The Garden State also hosted the first integrated professional baseball game in the twentieth century. Prior to joining the Brooklyn Dodgers, Jackie Robinson played for their minor league affiliate, the Montreal Royals. In 1946, he made his debut on April 18, 1946 against the Jersey City Giants at Roosevelt Stadium.

Dr. Mercantini shared an interesting bit of trivia with the audience. To date, only one woman has been inducted into the Baseball Hall of Fame. Effa Manley received that honor for her work as the owner of New Jersey’s Newark Eagles from 1936 through 1948.

Perhaps inspired by the sports themed lecture, the Historical Society’s librarian decided to play the old “try and stump the historian” game. Stephanie Herz showed the speaker two photos of an African-American baseball club called the Moorestown Crescents. Both pictures dated from the nineteen teens.

Dr. Mercantini, himself a Moorestown resident, said that he’d never encountered any information regarding that organization. “I have homework!” He enthusiastically said. Let’s hope he uncovers some information and shares at a future History Speaks lecture.

Dr. Mercantini explained that due to baseball’s prominence in American culture, “Jackie Robinson could challenge white supremacy in a way no one else could.” Since its retirement by the league in 1997, his number 42 is now a fixture around Major League Baseball parks. Because of that it’s easy to forget about the struggle Jackie Robinson endured. Historians such as Dr. Mercantini and the enthusiastic history minded fans who listen to him are a promising sign that won’t occur.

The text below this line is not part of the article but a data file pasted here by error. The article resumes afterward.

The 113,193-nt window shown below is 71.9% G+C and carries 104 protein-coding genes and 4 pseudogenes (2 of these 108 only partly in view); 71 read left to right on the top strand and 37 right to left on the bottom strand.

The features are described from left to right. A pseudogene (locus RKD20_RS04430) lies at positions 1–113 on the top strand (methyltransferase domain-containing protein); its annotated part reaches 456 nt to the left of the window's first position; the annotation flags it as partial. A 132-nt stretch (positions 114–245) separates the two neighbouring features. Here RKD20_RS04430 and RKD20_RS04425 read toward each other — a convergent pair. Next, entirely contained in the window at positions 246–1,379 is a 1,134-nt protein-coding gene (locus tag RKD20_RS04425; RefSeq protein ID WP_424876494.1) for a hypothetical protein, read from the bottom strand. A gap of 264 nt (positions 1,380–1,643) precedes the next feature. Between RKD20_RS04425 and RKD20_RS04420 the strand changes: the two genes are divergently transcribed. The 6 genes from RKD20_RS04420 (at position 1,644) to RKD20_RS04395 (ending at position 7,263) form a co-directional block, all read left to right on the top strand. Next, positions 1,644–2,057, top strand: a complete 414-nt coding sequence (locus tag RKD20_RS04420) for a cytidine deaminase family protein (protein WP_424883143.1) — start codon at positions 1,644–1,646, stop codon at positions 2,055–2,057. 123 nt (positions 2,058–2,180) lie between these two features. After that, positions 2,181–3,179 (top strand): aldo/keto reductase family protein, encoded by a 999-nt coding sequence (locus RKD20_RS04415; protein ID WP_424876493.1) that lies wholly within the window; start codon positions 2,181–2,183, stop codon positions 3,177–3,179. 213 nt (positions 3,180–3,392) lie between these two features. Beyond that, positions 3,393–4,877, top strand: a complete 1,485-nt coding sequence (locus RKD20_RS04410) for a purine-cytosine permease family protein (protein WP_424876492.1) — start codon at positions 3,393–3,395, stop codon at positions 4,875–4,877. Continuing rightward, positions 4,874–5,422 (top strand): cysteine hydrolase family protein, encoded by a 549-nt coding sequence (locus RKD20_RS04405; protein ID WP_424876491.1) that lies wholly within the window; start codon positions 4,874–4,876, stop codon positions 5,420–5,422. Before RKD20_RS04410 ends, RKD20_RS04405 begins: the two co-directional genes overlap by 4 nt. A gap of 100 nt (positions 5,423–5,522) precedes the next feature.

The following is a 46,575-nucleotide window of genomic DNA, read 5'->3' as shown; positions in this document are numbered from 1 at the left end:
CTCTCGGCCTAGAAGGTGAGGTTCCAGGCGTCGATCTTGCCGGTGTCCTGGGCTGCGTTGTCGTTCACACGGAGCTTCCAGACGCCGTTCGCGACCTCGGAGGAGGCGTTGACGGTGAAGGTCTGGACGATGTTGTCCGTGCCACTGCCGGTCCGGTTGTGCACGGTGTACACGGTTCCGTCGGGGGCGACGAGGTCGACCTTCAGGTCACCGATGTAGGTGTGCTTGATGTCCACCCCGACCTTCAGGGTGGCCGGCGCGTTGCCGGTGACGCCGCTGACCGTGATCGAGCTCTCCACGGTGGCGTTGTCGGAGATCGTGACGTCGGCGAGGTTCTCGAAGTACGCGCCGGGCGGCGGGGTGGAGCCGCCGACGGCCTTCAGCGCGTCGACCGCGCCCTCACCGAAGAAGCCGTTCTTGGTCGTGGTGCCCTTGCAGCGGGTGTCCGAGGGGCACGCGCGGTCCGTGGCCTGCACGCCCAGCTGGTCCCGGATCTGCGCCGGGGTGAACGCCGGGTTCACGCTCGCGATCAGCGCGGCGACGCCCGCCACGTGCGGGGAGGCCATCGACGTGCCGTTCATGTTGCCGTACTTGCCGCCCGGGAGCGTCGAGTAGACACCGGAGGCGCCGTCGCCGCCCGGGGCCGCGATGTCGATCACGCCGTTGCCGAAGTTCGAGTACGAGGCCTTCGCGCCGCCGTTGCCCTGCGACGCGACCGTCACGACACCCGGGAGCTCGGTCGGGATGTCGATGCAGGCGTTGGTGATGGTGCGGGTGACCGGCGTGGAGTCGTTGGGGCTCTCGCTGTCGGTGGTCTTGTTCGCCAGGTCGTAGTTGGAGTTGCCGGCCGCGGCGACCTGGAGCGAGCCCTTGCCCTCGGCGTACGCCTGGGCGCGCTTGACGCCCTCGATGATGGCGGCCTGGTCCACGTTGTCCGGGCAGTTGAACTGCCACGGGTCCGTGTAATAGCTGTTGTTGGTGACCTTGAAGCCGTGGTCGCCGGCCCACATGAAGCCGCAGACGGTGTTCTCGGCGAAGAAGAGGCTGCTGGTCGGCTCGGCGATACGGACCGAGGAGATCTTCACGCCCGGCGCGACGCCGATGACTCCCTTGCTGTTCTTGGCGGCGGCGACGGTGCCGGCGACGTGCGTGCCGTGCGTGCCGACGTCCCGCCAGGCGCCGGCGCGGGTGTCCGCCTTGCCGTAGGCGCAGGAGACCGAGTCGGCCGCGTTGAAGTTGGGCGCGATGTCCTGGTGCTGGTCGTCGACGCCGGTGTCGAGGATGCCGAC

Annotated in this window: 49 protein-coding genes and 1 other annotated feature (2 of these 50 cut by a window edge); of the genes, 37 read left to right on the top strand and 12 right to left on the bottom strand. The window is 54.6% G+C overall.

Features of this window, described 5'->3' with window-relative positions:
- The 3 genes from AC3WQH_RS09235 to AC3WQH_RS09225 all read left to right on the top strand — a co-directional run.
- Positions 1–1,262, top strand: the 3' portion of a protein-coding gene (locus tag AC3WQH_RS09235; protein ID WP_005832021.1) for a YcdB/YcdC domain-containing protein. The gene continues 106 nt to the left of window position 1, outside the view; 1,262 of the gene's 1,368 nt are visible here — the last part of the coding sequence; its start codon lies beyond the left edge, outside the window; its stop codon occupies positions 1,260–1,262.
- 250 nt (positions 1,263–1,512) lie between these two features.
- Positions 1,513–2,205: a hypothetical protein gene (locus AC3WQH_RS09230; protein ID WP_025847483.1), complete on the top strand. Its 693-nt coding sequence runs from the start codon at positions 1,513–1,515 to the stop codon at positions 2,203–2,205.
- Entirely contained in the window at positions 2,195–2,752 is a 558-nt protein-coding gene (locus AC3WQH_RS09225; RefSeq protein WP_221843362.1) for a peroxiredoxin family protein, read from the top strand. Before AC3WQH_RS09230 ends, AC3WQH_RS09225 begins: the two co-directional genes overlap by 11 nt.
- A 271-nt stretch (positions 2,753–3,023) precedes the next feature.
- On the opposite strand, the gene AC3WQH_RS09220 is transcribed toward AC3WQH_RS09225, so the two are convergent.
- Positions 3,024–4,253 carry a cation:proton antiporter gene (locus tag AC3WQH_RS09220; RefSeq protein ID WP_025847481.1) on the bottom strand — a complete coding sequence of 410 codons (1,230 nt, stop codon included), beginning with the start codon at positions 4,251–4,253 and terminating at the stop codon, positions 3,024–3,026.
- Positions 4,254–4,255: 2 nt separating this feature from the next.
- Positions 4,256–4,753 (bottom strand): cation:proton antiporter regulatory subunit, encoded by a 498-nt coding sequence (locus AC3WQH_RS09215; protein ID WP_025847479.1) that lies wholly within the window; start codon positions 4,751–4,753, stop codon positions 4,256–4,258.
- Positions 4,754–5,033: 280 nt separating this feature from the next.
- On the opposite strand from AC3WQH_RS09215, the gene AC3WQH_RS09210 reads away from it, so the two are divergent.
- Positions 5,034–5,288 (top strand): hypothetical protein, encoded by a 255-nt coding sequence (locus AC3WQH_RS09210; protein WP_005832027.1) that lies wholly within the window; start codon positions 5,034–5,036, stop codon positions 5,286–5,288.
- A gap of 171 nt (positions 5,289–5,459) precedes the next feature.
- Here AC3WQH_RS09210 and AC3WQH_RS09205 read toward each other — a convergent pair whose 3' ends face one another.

Book Review – Protecting New Jersey’s Environment by Thomas Belton

Environmental policy makes for a very clinical topic. History can read like a very dry subject even to those harboring a profound interest in the subject. One wouldn’t expect a combination of the two to make for an entertaining read. Enter Thomas Belton. He drew on his background in classical languages to craft an engaging book accessible to lay people. Utilizing his training as scientist for the NJ Department of Environmental Protection, he crafted a technical analysis of various environmental issues that impacted the state. Applying his skill as a story teller, he crafted a work of history that made for a pleasurable read. He joined these elements together in the form of Protecting New Jersey’s Environment: From Cancer Alley to the New Garden State.